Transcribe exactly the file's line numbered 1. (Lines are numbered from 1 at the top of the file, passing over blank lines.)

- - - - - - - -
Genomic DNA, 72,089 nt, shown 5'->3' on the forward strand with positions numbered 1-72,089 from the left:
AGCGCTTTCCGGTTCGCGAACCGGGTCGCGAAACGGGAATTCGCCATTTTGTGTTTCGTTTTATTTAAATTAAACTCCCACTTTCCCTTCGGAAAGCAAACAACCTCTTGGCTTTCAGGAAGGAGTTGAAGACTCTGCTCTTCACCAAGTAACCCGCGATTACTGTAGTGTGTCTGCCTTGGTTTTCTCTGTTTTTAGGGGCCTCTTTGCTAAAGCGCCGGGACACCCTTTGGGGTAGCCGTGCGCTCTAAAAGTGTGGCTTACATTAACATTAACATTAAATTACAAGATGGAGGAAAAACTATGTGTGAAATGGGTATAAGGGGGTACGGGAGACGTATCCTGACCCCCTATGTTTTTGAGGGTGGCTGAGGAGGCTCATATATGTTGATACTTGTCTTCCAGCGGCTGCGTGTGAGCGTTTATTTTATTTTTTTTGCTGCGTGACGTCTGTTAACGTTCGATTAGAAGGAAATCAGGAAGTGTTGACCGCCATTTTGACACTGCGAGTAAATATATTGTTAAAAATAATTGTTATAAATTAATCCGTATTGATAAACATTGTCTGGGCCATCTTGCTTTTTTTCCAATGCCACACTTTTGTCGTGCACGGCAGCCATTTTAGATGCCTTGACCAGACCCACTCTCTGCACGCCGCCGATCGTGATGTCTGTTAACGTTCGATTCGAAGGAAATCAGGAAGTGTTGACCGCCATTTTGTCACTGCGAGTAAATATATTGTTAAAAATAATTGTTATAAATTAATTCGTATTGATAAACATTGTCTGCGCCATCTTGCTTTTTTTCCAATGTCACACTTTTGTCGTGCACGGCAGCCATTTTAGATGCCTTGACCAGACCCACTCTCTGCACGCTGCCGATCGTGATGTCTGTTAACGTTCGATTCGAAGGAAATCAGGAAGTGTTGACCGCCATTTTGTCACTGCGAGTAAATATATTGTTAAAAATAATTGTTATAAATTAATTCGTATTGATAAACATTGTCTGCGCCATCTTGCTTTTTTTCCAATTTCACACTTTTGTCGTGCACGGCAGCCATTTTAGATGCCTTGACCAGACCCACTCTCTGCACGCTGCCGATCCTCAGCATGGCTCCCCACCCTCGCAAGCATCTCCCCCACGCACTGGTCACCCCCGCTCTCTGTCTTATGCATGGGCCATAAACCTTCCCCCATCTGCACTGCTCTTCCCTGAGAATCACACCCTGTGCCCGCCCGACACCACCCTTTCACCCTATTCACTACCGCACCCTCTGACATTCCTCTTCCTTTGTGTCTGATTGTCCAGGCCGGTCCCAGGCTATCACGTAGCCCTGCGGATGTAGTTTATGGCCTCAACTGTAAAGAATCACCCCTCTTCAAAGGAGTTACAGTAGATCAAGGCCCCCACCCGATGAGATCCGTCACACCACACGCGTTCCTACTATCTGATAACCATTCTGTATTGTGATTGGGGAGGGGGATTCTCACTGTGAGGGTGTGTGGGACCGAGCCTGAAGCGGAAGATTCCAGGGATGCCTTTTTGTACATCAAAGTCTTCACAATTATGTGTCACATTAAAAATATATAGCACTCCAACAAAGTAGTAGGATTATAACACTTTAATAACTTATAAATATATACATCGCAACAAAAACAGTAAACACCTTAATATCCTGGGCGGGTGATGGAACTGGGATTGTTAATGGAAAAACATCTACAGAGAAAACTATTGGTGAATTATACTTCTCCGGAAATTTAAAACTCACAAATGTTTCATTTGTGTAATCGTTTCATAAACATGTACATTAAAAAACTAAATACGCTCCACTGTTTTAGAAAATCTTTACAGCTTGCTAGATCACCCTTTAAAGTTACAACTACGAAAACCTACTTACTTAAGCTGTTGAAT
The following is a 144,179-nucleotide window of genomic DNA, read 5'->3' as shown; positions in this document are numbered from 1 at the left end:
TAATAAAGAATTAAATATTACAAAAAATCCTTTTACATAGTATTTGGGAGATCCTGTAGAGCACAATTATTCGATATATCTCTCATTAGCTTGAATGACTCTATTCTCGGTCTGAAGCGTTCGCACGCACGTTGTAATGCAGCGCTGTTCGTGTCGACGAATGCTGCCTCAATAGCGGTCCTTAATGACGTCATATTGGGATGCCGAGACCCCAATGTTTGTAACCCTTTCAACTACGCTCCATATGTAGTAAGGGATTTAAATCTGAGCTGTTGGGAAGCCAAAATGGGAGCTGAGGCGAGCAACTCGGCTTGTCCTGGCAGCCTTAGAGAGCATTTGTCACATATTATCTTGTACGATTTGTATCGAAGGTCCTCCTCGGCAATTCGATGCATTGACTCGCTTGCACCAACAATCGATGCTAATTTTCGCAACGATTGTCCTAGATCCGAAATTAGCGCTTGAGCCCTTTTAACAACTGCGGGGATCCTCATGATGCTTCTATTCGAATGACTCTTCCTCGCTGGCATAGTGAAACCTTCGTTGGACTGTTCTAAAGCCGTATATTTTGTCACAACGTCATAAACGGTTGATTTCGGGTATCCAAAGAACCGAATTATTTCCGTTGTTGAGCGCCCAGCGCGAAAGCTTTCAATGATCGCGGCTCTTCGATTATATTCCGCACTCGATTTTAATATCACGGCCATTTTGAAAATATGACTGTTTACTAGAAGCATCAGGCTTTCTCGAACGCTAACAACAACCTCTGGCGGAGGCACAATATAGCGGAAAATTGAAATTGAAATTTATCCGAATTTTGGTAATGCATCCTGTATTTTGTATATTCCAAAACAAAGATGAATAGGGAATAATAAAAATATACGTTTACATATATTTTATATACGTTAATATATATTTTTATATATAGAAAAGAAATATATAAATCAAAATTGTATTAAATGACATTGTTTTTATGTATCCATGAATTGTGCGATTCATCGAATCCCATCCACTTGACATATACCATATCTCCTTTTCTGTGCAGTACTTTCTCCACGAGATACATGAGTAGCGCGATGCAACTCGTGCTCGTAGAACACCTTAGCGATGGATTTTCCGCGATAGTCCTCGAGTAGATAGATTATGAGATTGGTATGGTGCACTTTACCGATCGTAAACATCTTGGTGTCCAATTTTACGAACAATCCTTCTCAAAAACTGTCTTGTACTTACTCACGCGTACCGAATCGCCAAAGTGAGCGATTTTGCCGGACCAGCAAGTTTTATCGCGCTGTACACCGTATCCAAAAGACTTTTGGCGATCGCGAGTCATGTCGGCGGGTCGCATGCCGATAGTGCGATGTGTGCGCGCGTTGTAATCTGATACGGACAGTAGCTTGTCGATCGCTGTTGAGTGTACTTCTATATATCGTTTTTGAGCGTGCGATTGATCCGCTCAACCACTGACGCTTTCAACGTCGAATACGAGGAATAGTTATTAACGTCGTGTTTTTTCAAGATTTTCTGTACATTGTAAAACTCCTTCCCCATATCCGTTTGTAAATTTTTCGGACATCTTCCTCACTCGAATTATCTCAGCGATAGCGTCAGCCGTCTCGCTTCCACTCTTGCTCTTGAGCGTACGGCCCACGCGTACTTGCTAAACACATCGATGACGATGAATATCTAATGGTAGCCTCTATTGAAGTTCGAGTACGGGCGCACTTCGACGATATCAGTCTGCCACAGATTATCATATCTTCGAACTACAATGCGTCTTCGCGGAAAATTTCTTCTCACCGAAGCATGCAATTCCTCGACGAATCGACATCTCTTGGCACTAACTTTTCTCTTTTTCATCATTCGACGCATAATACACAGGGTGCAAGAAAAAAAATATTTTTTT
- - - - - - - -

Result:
Genomic DNA, 72,089 nt, shown 5'->3' on the forward strand with positions numbered 1-72,089 from the left: